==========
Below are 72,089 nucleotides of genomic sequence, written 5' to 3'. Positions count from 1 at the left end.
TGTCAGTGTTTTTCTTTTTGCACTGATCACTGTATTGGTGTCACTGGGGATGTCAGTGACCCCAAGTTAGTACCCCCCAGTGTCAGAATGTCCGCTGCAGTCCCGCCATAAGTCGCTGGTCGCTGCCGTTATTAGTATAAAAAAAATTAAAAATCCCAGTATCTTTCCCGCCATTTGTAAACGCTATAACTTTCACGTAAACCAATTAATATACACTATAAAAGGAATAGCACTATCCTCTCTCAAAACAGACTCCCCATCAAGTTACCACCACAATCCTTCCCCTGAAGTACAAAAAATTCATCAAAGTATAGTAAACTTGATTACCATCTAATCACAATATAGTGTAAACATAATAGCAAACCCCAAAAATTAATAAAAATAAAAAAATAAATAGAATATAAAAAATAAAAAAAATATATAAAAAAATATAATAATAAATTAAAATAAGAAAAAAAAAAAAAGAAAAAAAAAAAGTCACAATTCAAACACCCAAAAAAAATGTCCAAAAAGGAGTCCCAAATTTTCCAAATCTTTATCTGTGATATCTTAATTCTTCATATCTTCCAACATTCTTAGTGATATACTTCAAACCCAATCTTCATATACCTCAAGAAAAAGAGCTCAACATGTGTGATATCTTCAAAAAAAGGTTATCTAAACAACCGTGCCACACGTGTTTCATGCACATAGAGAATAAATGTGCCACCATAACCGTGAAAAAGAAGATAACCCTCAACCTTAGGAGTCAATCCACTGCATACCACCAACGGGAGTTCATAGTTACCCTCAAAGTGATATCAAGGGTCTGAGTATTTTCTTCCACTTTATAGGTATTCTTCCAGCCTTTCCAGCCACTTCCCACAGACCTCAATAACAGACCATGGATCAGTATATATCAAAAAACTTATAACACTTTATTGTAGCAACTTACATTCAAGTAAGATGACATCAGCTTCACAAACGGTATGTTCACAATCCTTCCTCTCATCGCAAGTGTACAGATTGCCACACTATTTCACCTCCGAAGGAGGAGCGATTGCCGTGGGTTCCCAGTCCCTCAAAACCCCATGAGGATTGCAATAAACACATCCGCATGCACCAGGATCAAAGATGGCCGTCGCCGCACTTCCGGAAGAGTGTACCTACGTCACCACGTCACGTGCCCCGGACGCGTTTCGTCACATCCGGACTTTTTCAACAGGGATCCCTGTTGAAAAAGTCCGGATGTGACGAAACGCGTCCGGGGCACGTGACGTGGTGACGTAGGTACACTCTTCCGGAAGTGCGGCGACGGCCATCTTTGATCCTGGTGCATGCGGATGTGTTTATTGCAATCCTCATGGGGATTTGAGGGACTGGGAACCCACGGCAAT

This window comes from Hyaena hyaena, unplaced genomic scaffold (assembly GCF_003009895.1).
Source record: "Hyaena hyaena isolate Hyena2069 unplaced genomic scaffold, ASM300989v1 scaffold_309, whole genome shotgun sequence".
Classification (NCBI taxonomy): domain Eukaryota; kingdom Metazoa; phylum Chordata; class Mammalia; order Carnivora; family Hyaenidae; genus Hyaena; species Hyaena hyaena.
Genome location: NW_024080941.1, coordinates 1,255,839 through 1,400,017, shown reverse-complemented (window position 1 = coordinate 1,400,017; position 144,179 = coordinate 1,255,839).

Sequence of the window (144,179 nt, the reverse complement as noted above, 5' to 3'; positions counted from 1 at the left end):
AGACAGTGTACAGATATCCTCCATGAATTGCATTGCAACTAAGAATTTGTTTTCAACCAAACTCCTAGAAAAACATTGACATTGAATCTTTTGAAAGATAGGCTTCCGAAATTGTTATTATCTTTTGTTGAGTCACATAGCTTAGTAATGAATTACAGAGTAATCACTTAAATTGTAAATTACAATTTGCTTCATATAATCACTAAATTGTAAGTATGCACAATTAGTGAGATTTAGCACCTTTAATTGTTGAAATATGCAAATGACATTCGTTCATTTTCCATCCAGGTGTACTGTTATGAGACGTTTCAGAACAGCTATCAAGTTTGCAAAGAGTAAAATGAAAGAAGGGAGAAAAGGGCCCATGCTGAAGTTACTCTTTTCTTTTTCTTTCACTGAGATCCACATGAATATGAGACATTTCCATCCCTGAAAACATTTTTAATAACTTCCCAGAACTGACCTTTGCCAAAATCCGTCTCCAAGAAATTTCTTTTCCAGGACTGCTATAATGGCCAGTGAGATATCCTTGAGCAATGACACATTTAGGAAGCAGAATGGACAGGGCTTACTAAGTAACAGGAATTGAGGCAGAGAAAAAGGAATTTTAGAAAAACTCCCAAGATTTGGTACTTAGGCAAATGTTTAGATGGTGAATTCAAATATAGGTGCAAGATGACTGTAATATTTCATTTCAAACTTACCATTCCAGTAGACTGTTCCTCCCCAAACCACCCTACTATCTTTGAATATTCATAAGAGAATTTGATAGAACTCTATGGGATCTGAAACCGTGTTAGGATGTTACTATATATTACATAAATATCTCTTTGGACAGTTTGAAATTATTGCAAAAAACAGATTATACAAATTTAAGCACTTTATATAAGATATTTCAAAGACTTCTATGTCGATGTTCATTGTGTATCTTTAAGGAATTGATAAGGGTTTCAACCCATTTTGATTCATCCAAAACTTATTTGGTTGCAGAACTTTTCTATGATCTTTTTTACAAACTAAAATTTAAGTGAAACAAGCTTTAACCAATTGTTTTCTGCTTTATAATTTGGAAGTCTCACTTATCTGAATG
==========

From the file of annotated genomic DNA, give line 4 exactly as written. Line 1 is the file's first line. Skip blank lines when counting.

Source record: "Hyaena hyaena isolate Hyena2069 unplaced genomic scaffold, ASM300989v1 scaffold_309, whole genome shotgun sequence".